Gordon Bell typing on the keyboard of a computer the size of a refrigerator.

Gordon Bell, pictured here in the 1960s, helped develop small, general purpose computers programmed to do specific jobs, such as controlling the news display in New York’s Times Square. Bell is up first in a new History of Computing Speaker Series at SJSU (photo courtesy of the Computer History Museum).

The recent news about Steve Jobs stepping down as CEO of Apple reminds us all of the tremendous impact the leading computing pioneers have on our daily lives. His technological vision and the geniuses he employed at Apple have changed the way we work with computers and use telephones, and how we can download and listen to music. Jobs has created a new tablet computer industry unlike anything we’ve seen before.

The History of Computing Speaker Series, sponsored by IBM and jointly coordinated by the Department of Computer Science and the Department of Computer Engineering, brings to SJSU a stellar group of computer pioneers to speak about their past and current achievements. Students can learn the lessons of how architects and designers overcame the technological, economic, and societal constraints of their day, and thereby making students better architects and designers in the present day. These talks are open to the public.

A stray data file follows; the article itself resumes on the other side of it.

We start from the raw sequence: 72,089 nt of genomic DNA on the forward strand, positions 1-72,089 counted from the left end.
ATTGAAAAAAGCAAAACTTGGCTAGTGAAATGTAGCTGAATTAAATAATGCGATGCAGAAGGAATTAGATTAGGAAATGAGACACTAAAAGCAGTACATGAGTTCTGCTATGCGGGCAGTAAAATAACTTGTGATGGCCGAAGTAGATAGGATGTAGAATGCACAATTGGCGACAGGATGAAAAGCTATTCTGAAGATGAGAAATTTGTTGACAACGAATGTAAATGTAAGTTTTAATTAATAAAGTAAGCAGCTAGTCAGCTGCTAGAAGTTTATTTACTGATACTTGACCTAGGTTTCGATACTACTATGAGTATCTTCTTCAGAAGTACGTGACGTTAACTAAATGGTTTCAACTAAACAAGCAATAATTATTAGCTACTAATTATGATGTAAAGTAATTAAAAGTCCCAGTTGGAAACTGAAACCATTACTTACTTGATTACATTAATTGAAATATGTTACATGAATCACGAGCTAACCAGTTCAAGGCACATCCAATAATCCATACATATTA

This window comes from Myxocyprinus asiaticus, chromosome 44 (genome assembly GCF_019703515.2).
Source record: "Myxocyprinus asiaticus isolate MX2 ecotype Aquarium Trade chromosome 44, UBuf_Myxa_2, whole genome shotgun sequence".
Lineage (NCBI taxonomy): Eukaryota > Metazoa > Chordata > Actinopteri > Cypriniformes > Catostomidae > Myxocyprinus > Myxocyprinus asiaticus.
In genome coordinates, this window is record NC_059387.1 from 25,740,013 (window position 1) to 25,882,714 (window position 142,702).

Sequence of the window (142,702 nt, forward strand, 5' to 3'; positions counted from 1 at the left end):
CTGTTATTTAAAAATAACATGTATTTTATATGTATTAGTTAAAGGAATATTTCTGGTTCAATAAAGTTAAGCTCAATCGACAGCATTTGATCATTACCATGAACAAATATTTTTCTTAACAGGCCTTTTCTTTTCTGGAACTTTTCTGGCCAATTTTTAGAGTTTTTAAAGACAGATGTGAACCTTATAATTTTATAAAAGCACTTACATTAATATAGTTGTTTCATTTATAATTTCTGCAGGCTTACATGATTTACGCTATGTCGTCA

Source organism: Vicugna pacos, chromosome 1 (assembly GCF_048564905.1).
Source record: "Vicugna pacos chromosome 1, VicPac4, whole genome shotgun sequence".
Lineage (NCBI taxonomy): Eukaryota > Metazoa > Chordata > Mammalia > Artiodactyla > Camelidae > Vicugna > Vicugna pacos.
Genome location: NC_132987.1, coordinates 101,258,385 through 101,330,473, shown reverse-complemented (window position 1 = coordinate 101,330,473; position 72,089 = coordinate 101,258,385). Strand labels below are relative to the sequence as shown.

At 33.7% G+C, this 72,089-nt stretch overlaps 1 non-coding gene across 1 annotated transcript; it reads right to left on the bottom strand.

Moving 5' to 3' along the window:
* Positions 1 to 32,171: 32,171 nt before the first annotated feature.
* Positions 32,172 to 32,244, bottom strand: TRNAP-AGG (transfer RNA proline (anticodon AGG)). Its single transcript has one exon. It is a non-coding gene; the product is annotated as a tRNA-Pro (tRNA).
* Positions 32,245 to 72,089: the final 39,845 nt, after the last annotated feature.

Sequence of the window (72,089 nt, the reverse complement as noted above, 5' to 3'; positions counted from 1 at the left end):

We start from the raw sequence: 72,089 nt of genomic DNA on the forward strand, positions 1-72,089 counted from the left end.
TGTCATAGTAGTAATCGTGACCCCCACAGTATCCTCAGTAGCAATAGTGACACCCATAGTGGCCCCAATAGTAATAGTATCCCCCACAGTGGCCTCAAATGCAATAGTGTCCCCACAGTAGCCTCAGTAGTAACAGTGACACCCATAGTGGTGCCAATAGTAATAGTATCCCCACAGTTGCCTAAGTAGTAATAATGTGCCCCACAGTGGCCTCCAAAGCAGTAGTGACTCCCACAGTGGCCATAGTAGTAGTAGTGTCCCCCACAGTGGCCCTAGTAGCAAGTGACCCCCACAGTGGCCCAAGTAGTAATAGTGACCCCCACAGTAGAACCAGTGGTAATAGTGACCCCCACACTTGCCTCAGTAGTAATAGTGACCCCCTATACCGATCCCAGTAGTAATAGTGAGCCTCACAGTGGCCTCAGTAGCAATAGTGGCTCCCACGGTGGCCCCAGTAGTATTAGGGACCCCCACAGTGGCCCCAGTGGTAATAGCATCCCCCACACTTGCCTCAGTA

The speakers include such computing luminaries as Don Knuth, James Gosling, Allan Alcorn, Don Chamberlin, and Alan Kay. Gordon Bell will start the series from 6-7 p.m. Aug. 31 in the Engineering Auditorium (ENG 189). View current schedule, abstracts, and speaker bios.

Adjunct Professor Ron Mak is arranging these speakers in conjunction with his History of Computing class for undergraduate and graduate students. His students work on research projects related to computing history. Some of the speakers and many other computing pioneers inside and outside of Silicon Valley are generously donating their time and expertise to serve as project advisers.

Mak’s “day job” is working as a research staff member at the IBM Almaden Research Center, where he is helping to design and develop SPLASH, a platform for integrating heterogeneous simulation models and data sets in order to solve complex problems such as obesity.

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